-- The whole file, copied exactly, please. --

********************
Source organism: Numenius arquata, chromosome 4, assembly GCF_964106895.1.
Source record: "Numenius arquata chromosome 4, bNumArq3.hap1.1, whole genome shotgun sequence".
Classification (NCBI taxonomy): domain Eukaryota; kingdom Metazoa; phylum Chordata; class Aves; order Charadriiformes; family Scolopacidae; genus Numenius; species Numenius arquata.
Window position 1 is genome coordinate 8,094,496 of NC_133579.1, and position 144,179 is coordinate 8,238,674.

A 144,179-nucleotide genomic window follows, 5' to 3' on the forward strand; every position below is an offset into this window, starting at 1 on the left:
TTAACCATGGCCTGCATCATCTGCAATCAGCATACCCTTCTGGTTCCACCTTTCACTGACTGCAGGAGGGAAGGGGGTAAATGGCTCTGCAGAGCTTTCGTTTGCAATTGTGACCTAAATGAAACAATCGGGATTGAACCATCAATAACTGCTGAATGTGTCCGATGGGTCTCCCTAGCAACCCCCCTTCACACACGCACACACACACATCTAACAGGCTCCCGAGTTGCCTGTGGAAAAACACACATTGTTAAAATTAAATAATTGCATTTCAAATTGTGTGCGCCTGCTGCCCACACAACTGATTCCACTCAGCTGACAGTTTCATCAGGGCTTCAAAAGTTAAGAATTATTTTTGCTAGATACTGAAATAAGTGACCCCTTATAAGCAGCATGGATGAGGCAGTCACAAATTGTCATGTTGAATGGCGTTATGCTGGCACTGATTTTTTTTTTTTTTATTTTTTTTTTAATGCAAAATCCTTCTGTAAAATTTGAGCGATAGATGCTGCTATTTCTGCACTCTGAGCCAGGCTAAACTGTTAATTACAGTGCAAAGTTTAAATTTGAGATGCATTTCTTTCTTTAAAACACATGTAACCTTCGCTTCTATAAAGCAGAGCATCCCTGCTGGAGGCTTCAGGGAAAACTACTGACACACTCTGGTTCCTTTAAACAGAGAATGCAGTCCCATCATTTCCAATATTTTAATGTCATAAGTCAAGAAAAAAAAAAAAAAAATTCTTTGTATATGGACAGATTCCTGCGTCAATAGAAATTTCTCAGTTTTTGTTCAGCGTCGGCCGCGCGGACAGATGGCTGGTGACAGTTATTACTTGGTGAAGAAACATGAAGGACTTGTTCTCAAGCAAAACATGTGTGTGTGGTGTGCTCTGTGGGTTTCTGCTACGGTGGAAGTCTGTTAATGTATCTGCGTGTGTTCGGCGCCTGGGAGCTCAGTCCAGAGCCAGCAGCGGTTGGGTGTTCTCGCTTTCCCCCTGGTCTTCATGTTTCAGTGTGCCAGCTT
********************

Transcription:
Source organism: Numenius arquata, chromosome 4, assembly GCF_964106895.1.
Source record: "Numenius arquata chromosome 4, bNumArq3.hap1.1, whole genome shotgun sequence".
Classification (NCBI taxonomy): domain Eukaryota; kingdom Metazoa; phylum Chordata; class Aves; order Charadriiformes; family Scolopacidae; genus Numenius; species Numenius arquata.
Window position 1 is genome coordinate 8,094,496 of NC_133579.1, and position 144,179 is coordinate 8,238,674.

A 144,179-nucleotide genomic window follows, 5' to 3' on the forward strand; every position below is an offset into this window, starting at 1 on the left:
TTAACCATGGCCTGCATCATCTGCAATCAGCATACCCTTCTGGTTCCACCTTTCACTGACTGCAGGAGGGAAGGGGGTAAATGGCTCTGCAGAGCTTTCGTTTGCAATTGTGACCTAAATGAAACAATCGGGATTGAACCATCAATAACTGCTGAATGTGTCCGATGGGTCTCCCTAGCAACCCCCCTTCACACACGCACACACACACATCTAACAGGCTCCCGAGTTGCCTGTGGAAAAACACACATTGTTAAAATTAAATAATTGCATTTCAAATTGTGTGCGCCTGCTGCCCACACAACTGATTCCACTCAGCTGACAGTTTCATCAGGGCTTCAAAAGTTAAGAATTATTTTTGCTAGATACTGAAATAAGTGACCCCTTATAAGCAGCATGGATGAGGCAGTCACAAATTGTCATGTTGAATGGCGTTATGCTGGCACTGATTTTTTTTTTTTTTATTTTTTTTTTAATGCAAAATCCTTCTGTAAAATTTGAGCGATAGATGCTGCTATTTCTGCACTCTGAGCCAGGCTAAACTGTTAATTACAGTGCAAAGTTTAAATTTGAGATGCATTTCTTTCTTTAAAACACATGTAACCTTCGCTTCTATAAAGCAGAGCATCCCTGCTGGAGGCTTCAGGGAAAACTACTGACACACTCTGGTTCCTTTAAACAGAGAATGCAGTCCCATCATTTCCAATATTTTAATGTCATAAGTCAAGAAAAAAAAAAAAAAAATTCTTTGTATATGGACAGATTCCTGCGTCAATAGAAATTTCTCAGTTTTTGTTCAGCGTCGGCCGCGCGGACAGATGGCTGGTGACAGTTATTACTTGGTGAAGAAACATGAAGGACTTGTTCTCAAGCAAAACATGTGTGTGTGGTGTGCTCTGTGGGTTTCTGCTACGGTGGAAGTCTGTTAATGTATCTGCGTGTGTTCGGCGCCTGGGAGCTCAGTCCAGAGCCAGCAGCGGTTGGGTGTTCTCGCTTTCCCCCTGGTCTTCATGTTTCAGTGTGCCAGCTT